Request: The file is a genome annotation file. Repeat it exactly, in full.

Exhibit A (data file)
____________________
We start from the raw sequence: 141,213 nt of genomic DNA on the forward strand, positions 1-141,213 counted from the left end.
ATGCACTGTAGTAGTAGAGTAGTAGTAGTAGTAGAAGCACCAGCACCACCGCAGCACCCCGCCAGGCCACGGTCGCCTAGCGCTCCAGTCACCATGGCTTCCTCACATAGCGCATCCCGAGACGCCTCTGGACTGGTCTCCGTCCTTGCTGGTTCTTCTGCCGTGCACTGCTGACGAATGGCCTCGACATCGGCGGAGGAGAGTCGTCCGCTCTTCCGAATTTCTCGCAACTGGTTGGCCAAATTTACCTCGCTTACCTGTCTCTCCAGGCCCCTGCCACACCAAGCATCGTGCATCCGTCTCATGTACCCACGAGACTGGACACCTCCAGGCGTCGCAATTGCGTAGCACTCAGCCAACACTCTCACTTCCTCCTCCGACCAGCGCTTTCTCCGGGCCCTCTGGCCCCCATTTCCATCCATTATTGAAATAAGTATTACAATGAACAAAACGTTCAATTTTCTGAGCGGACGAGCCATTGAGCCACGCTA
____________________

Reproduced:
We start from the raw sequence: 141,213 nt of genomic DNA on the forward strand, positions 1-141,213 counted from the left end.
ATGCACTGTAGTAGTAGAGTAGTAGTAGTAGTAGAAGCACCAGCACCACCGCAGCACCCCGCCAGGCCACGGTCGCCTAGCGCTCCAGTCACCATGGCTTCCTCACATAGCGCATCCCGAGACGCCTCTGGACTGGTCTCCGTCCTTGCTGGTTCTTCTGCCGTGCACTGCTGACGAATGGCCTCGACATCGGCGGAGGAGAGTCGTCCGCTCTTCCGAATTTCTCGCAACTGGTTGGCCAAATTTACCTCGCTTACCTGTCTCTCCAGGCCCCTGCCACACCAAGCATCGTGCATCCGTCTCATGTACCCACGAGACTGGACACCTCCAGGCGTCGCAATTGCGTAGCACTCAGCCAACACTCTCACTTCCTCCTCCGACCAGCGCTTTCTCCGGGCCCTCTGGCCCCCATTTCCATCCATTATTGAAATAAGTATTACAATGAACAAAACGTTCAATTTTCTGAGCGGACGAGCCATTGAGCCACGCTA